Those skilled in the art will understand that many different mechanical arrangements may be utilized for the expansion tank 45; but, the tank 45 here shown is one that is commercially available and works well. The tank 45 includes a diaphragm 47 that divides the tank into two portions. The lower portion 48A is charged with air, while the upper portion 48B may receive water therein. The air pressure in portion 48A is sufficient that water will not normally flow into the portion 48B; however, when the water pressure increases, e.g. due to heating, water will flow into the portion 48B, compressing the air in the portion 48A.

Those skilled in the art will realize that the expansion tank 45 is only one possible arrangement. The air may be on top as is well known in water-pressure systems, with water in the bottom. The system shown works well in many systems, and is preferred type of tank.

Looking at the lower right side of FIG. 2, it will be noticed that a pipe 49 connects the interior volume of the tank 30 with the interior volume of the upper portion 48B of the expansion tank 45. The pipe 49 includes a valve 50 for selectively draining the tanks.

With the apparatus arranged as shown, it will be recognized that the hot water heater can be connected to residential plumbing as is usual, so the tank 30 will fill with water while air escapes through the outlet 42. Obviously, a faucet must be left open until the tank 30 has filled. The tank 30 will now be filled with cold water.

With the tank is filled, the burner 32 will be lit, and the water will be heated. As the water heats, it will expand. As the pressure of the heated water rises, the pressure will be exerted through the pipe 49 and into the expansion tank 45. The pressure will increase until the resistance of the diaphragm 47 and the air pressure are overcome, and the bottom 48 will expand, thereby increasing the volume of the upper portion 48B. The expansion will continue until the water has reached its maximum temperature.

At the same time, it will be recognized that the burner 32 is well above the floor or other support surface for the water heater. It is contemplated that the expansion tank 45 will be designed to support the burner 32 above the support surface sufficiently to conform to regulations. As a result, no additional platform, or riser will be required to install a hot water heater.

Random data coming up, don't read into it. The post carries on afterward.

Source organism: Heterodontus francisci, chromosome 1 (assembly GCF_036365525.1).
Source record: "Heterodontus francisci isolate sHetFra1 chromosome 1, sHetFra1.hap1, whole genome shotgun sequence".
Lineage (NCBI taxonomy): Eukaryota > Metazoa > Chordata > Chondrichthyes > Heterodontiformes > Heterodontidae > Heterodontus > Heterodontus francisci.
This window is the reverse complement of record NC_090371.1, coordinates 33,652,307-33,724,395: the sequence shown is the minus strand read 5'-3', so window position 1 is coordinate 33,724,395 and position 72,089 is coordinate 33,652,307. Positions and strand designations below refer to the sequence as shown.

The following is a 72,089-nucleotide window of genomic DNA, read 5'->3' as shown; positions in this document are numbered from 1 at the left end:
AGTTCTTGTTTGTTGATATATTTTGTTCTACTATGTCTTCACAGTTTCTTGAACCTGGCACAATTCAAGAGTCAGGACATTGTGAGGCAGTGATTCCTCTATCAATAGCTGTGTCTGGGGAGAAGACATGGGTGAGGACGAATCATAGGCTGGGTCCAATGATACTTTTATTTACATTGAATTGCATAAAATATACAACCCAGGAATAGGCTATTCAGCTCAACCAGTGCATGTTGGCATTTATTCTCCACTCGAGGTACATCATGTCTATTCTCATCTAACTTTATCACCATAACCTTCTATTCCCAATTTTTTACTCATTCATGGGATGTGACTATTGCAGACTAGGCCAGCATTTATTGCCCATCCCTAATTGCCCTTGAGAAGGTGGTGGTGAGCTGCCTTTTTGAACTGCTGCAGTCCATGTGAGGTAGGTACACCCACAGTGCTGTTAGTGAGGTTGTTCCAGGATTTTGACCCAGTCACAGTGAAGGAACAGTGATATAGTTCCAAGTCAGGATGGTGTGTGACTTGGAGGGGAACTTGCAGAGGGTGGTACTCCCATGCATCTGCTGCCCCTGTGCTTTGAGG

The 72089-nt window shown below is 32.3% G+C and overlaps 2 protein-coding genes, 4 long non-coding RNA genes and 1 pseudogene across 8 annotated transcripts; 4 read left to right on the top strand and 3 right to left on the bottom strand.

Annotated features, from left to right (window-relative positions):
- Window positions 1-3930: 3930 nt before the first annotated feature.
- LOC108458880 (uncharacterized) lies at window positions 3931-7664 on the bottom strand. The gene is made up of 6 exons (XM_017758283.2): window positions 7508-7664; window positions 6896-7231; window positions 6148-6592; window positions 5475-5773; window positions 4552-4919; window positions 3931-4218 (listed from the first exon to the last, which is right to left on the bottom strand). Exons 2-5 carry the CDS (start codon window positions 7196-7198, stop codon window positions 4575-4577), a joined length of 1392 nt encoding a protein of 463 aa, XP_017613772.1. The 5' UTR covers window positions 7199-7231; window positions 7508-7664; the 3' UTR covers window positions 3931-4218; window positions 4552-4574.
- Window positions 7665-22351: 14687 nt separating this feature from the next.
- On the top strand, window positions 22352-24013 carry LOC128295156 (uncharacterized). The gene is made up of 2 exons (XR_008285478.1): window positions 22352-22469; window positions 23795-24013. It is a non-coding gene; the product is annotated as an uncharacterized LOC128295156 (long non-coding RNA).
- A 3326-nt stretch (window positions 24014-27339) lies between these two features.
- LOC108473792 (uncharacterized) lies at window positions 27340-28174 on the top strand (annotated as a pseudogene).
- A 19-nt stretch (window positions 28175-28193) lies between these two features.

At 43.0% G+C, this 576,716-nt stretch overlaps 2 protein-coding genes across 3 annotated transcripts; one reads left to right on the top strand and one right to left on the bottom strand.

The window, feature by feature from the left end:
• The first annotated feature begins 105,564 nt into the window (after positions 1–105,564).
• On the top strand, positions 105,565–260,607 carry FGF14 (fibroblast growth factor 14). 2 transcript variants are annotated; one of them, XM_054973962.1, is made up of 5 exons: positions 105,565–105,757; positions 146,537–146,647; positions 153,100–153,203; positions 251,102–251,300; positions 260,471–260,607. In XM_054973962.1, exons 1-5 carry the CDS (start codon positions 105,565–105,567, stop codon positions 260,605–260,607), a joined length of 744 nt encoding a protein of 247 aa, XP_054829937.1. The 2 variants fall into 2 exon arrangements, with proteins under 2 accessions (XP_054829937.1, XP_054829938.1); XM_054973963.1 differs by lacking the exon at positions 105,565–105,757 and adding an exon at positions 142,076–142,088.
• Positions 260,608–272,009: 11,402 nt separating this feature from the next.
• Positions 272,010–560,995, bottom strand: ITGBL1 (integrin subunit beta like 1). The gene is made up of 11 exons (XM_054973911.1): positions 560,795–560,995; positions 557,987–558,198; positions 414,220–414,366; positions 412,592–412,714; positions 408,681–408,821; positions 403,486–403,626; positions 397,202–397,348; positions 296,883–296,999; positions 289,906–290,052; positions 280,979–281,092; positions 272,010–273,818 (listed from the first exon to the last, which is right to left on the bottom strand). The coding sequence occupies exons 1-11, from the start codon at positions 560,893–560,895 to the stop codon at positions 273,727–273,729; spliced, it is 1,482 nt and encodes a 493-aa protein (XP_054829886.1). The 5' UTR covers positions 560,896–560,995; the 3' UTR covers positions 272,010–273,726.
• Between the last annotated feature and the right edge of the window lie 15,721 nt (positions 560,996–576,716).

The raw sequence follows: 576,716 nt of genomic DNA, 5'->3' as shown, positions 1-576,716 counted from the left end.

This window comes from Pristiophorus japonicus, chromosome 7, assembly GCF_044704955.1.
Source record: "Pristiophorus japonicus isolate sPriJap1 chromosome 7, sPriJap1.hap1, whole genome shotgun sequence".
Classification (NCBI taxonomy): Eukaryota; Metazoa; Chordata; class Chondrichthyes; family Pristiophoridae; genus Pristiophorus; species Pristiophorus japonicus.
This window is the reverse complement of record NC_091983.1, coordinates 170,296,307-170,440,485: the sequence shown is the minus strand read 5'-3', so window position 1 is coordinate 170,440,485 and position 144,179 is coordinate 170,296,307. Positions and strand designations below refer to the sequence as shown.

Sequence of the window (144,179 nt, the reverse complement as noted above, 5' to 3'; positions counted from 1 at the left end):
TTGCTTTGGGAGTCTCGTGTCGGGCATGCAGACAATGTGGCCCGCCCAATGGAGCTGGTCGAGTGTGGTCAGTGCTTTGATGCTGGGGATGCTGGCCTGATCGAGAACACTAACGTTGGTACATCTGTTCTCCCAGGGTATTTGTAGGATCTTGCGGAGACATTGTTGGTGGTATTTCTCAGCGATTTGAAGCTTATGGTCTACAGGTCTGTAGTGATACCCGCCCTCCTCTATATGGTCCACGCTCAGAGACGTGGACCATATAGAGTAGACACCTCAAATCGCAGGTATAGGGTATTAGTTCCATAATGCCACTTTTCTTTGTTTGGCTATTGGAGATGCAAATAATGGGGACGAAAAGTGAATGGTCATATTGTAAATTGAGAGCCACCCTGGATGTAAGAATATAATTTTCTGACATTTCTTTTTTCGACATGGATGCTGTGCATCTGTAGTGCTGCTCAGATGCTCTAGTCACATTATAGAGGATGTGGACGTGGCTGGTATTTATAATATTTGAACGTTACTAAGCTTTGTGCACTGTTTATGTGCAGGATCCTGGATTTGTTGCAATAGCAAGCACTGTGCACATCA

It will therefore be understood that the present invention provides a hot water heater having a built-in expansion tank so that no separate installation of an expansion tank is required. The expansion tank is placed below the heating means for the hot water heater, so the gas burner or the like is elevated above the support surface as is required by safety regulation. The basic, simple installation of the hot water heater is therefore in conformity with safety regulations. No additional risers or the like are required.

It will of course be understood by those skilled in the art that the particular embodiment of the invention here presented is by way of illustration only, and is meant to be in no way restrictive; therefore, numerous changes and modifications may be made, and the full use of equivalents resorted to, without departing from the spirit or scope of the invention as outlined in the appended claims.

Patent Citations
Cited PatentFiling datePublication dateApplicantTitle
US1338760 *May 3, 1919May 4, 1920Wells Ezra TWater-heater
US5027749 *Oct 16, 1990Jul 2, 1991Stacey Heating & Plumbing Supplies, Ltd.Gas fired
Referenced by
Citing PatentFiling datePublication dateApplicantTitle
US6041742 *Mar 3, 1999Mar 28, 2000Drake; Lawrence V.Fluid heating and pumping apparatus
US6196162 *Nov 9, 1999Mar 6, 2001Beta Valve Systems Ltd.Valve and water heater
US6418969Nov 8, 2000Jul 16, 2002Watts Regulator Co.In-line thermal expansion tank
US6578530Sep 24, 2001Jun 17, 2003Otto M RodriguezApparatus and method for feeding air to a water heater
US6920844Apr 7, 2004Jul 26, 2005Sioux Chief Manufacturing Co., Inc.Thermal expansion arrester for water heaters
US7108015Jul 24, 2003Sep 19, 2006Flexcon IndustriesIn-line flow through diaphragm tank
US20110030824 *Apr 15, 2009Feb 10, 2011Thomas RauchThermal energy management for production installations
US20110139259 *Apr 19, 2010Jun 16, 2011Eiko NagataStorage hot water supplying apparatus, hot water supplying and space heating apparatus, operation control apparatus, operation control method, and operation control program
U.S. Classification122/14.3, 122/18.31
International ClassificationF24H1/20, F24H1/18
Cooperative ClassificationF24H1/188, F24H1/205
European ClassificationF24H1/18H
Legal Events
Jan 24, 2006FPExpired due to failure to pay maintenance fee
Effective date: 20051125
Nov 25, 2005LAPSLapse for failure to pay maintenance fees
Jun 15, 2005REMIMaintenance fee reminder mailed
Apr 3, 2001FPAYFee payment
Year of fee payment: 4